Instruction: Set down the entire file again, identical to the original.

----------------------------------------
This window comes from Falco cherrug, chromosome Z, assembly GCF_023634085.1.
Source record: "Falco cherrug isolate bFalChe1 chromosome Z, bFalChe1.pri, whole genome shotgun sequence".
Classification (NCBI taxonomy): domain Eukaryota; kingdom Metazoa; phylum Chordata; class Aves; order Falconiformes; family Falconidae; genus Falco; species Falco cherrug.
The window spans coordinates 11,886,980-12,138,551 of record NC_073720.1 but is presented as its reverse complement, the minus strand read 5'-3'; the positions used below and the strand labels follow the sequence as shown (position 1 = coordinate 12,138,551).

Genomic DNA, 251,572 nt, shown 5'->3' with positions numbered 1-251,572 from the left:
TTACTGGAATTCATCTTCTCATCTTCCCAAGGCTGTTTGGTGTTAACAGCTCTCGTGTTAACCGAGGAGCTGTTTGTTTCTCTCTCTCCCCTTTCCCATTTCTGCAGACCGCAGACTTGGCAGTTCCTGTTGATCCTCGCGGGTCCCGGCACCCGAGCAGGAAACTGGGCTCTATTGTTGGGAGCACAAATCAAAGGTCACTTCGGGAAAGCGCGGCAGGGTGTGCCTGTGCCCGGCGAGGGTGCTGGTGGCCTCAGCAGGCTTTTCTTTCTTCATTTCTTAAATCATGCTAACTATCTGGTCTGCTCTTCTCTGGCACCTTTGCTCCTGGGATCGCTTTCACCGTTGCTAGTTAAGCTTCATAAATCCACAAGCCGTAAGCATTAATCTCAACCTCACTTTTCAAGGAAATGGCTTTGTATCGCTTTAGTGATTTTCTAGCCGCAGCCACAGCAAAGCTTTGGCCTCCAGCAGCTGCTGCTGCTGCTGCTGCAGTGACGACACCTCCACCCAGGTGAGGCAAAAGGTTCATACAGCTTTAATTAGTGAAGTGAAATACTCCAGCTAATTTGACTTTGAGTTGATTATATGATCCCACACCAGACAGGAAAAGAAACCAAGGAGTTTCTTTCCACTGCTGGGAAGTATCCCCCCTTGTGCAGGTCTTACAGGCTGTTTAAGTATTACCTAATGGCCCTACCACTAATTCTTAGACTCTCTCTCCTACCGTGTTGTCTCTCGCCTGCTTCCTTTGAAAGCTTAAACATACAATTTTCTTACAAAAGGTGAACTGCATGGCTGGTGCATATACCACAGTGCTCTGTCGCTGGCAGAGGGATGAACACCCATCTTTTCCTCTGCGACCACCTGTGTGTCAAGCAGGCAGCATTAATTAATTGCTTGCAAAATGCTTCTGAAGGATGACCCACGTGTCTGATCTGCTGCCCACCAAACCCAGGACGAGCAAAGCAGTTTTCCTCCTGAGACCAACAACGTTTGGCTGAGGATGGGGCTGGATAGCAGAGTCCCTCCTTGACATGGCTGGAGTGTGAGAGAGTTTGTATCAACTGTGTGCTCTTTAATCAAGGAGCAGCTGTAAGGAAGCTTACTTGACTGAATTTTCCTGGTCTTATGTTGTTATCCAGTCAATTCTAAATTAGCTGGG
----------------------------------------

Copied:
This window comes from Falco cherrug, chromosome Z, assembly GCF_023634085.1.
Source record: "Falco cherrug isolate bFalChe1 chromosome Z, bFalChe1.pri, whole genome shotgun sequence".
Classification (NCBI taxonomy): domain Eukaryota; kingdom Metazoa; phylum Chordata; class Aves; order Falconiformes; family Falconidae; genus Falco; species Falco cherrug.
The window spans coordinates 11,886,980-12,138,551 of record NC_073720.1 but is presented as its reverse complement, the minus strand read 5'-3'; the positions used below and the strand labels follow the sequence as shown (position 1 = coordinate 12,138,551).

Genomic DNA, 251,572 nt, shown 5'->3' with positions numbered 1-251,572 from the left:
TTACTGGAATTCATCTTCTCATCTTCCCAAGGCTGTTTGGTGTTAACAGCTCTCGTGTTAACCGAGGAGCTGTTTGTTTCTCTCTCTCCCCTTTCCCATTTCTGCAGACCGCAGACTTGGCAGTTCCTGTTGATCCTCGCGGGTCCCGGCACCCGAGCAGGAAACTGGGCTCTATTGTTGGGAGCACAAATCAAAGGTCACTTCGGGAAAGCGCGGCAGGGTGTGCCTGTGCCCGGCGAGGGTGCTGGTGGCCTCAGCAGGCTTTTCTTTCTTCATTTCTTAAATCATGCTAACTATCTGGTCTGCTCTTCTCTGGCACCTTTGCTCCTGGGATCGCTTTCACCGTTGCTAGTTAAGCTTCATAAATCCACAAGCCGTAAGCATTAATCTCAACCTCACTTTTCAAGGAAATGGCTTTGTATCGCTTTAGTGATTTTCTAGCCGCAGCCACAGCAAAGCTTTGGCCTCCAGCAGCTGCTGCTGCTGCTGCTGCAGTGACGACACCTCCACCCAGGTGAGGCAAAAGGTTCATACAGCTTTAATTAGTGAAGTGAAATACTCCAGCTAATTTGACTTTGAGTTGATTATATGATCCCACACCAGACAGGAAAAGAAACCAAGGAGTTTCTTTCCACTGCTGGGAAGTATCCCCCCTTGTGCAGGTCTTACAGGCTGTTTAAGTATTACCTAATGGCCCTACCACTAATTCTTAGACTCTCTCTCCTACCGTGTTGTCTCTCGCCTGCTTCCTTTGAAAGCTTAAACATACAATTTTCTTACAAAAGGTGAACTGCATGGCTGGTGCATATACCACAGTGCTCTGTCGCTGGCAGAGGGATGAACACCCATCTTTTCCTCTGCGACCACCTGTGTGTCAAGCAGGCAGCATTAATTAATTGCTTGCAAAATGCTTCTGAAGGATGACCCACGTGTCTGATCTGCTGCCCACCAAACCCAGGACGAGCAAAGCAGTTTTCCTCCTGAGACCAACAACGTTTGGCTGAGGATGGGGCTGGATAGCAGAGTCCCTCCTTGACATGGCTGGAGTGTGAGAGAGTTTGTATCAACTGTGTGCTCTTTAATCAAGGAGCAGCTGTAAGGAAGCTTACTTGACTGAATTTTCCTGGTCTTATGTTGTTATCCAGTCAATTCTAAATTAGCTGGG